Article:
I think that the fitness angle is more than just a conditioning/deconditioning thing. There is a conditioning that happens to the ANS with activity as well, like building a callous or training it not to over-react. There is also the whole body effect of keeping the systems that work in the best working order possible that is important.

Start slow, keep steady and don't quit.

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Legs and core are essential to me staying functional. And, exercise makes me feel pretty terrible, especially the next day, but sticking with it has made it possible for me NOT to be homebound. I haven't really done a workout in 3 weeks b/c of being way too sick with an infection, but I can tell you that my work days have been miserable with symptoms of dizziness, wobbly, and sheer exhaustion.

Nina

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When I was younger (and nobody knew I had POTS) I used to tense my muscles all the time until I shook because it make me feel good. People thought it was very weird, but it just explains my orthostatic hypotension.

I also get that stomach feeling too! And pushing in at the waist always helps!

Janey

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Mainly blood pooling is actually within our blood vessels, some fluid will leak into the tissues but it is mostly dilated vessels. A lot of people who pool in their abdomens find that it is worse after eating (especially eating carbs). This is because food in the stomach causes blood flow to be diverted to the area to help with digestion. Drinking cold water after food can reduce this problem as the body doesn't want to cool the blood too much.

I've got a link to a video showing how to use muscle clenching to help with symptoms of low BP - I'll post it in a new thread so that it can be found more easily.

Flop

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In some patients with hyperadrenergic POTS the vandebilt website states the following:

The hyperadrenergic subgroup of OI is characterized by a clinical spectrum including attenuated plasma renin activity and aldosterone, reduced supine blood volume coupled with dynamic orthostatic hypovolemia, elevated plasma norepinephrine and epinephrine, impaired clearance of norepinephrine from the circulation and evidence of partial dysautonomia. When the upright posture is assumed, there is a loss of plasma volume from the blood into the surrounding tissue. In normal subjects, about 14% of the plasma volume may leave the blood within 30 minutes of standing. This loss of plasma volume into interstitial tissues is greatly enhanced in patients with OI; occasional patients will lose more than twice this amount of fluid. It is little wonder such patients with supine hypovolemia to begin with develop symptoms in a setting of this excessive dynamic orthostatic hypovolemia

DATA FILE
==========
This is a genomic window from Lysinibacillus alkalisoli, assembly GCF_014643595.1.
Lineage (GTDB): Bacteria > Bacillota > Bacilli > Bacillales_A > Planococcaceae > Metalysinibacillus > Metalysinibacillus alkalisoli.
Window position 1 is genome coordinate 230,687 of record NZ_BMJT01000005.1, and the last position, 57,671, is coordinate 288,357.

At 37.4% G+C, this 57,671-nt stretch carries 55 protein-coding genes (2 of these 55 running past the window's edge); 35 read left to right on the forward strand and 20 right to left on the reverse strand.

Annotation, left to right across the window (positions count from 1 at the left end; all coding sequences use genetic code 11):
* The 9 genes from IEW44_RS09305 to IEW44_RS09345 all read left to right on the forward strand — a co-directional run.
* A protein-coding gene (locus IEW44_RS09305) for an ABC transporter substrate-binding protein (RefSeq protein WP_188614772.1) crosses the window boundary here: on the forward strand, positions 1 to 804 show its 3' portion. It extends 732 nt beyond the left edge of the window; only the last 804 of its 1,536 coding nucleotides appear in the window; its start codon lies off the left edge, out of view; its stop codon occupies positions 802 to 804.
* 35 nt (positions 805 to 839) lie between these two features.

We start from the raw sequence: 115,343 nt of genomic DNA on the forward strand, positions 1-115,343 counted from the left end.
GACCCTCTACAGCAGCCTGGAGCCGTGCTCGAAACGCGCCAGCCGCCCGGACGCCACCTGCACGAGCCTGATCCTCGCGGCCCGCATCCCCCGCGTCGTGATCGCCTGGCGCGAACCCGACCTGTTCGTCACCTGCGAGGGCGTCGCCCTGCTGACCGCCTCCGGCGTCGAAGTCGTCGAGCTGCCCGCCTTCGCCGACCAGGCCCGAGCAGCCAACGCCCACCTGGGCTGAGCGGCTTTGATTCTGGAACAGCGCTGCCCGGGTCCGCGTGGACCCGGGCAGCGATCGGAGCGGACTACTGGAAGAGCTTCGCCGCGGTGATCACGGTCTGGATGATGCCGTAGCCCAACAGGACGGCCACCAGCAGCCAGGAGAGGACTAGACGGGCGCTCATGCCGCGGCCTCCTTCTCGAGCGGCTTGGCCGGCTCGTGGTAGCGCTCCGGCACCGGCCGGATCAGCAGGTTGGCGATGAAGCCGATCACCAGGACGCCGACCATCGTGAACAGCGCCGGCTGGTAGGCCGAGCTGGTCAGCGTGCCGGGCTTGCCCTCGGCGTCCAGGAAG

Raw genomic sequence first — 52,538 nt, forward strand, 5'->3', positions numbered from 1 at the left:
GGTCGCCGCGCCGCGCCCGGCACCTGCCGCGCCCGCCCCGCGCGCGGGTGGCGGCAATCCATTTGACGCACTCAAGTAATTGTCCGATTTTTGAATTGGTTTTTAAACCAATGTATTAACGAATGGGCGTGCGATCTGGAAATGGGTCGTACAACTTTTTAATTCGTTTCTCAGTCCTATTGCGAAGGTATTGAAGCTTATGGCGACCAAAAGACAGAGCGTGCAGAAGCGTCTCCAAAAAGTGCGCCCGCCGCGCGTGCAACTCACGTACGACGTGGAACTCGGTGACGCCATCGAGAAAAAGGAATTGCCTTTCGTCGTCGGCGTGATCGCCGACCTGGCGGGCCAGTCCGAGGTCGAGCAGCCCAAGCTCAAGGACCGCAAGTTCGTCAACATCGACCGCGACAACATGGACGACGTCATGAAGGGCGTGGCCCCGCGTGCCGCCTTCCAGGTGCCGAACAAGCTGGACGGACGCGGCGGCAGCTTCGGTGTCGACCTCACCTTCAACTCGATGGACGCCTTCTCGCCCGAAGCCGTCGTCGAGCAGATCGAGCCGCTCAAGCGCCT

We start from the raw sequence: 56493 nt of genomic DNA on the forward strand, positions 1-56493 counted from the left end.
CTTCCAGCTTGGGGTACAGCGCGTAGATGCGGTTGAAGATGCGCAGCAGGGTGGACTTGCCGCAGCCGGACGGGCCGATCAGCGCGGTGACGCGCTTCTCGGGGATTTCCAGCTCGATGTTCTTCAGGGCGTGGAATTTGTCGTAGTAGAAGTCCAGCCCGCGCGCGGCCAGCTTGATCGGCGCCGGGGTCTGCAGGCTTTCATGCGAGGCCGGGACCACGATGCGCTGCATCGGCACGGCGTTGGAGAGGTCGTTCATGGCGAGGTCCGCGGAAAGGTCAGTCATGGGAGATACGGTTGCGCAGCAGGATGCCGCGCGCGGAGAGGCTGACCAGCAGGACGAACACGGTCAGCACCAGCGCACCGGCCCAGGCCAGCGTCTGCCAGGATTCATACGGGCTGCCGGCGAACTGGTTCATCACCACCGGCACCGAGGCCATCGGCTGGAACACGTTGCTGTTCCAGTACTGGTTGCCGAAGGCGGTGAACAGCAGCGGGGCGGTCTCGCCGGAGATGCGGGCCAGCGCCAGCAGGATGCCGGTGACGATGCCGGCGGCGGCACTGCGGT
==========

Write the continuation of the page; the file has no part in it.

http://www.mc.vanderbilt.edu/root/vumc.php...dc&doc=4788

Also in relation to blood pooling, its often related to blunted arterial vasoconstriction rather than venous compliance deficits:

The findings suggest that pooling in POTS is due to blunted arterial vasoconstriction, which produces passive redistribution of blood within peripheral venous capacitance beds. Venous compliance in POTS is similar to that in control subjects.

http://www.circ.ahajournals.org/cgi/conten...act/105/19/2274

So in a nutshell its doubtful that all POTS patients exhibit venous pooling. And in some (NET deficiency?) the problem is leakiness out of the splanchnic circulation. Where there is pooling its from vasomotor failure, reduced sympathetic activity and or regional neuropathic problems (peripheral poolers, stomach poolers).

I think it would help but perhaps exercises in the area where pooling is implicated may be helpful. Improving the skeletal muscle pump through leg exercises, cardio exercise or situps in general cant be a bad thing since our vasomotor activity and/or vasoconstriction is out of whack in many cases.